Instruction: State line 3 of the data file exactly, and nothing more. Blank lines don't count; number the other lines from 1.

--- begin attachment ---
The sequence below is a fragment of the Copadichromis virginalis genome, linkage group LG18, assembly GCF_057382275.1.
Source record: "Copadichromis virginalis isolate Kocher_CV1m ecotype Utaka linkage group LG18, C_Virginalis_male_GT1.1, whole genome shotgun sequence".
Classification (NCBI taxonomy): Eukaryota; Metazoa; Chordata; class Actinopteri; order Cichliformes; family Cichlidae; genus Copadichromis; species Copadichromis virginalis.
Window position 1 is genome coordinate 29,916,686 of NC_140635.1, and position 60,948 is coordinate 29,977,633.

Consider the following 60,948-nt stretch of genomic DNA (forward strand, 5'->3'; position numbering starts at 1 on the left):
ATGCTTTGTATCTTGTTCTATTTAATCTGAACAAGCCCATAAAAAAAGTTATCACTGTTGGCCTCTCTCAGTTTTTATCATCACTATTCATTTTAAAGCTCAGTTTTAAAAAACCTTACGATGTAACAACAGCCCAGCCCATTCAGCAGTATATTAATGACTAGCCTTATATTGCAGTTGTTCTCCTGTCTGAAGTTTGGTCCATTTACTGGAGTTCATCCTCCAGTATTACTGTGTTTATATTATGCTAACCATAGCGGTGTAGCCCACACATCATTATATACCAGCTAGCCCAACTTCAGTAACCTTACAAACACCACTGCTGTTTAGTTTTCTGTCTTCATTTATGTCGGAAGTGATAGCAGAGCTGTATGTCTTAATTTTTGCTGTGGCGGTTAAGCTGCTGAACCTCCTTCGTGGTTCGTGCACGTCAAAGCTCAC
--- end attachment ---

Classification (NCBI taxonomy): Eukaryota; Metazoa; Chordata; class Actinopteri; order Cichliformes; family Cichlidae; genus Copadichromis; species Copadichromis virginalis.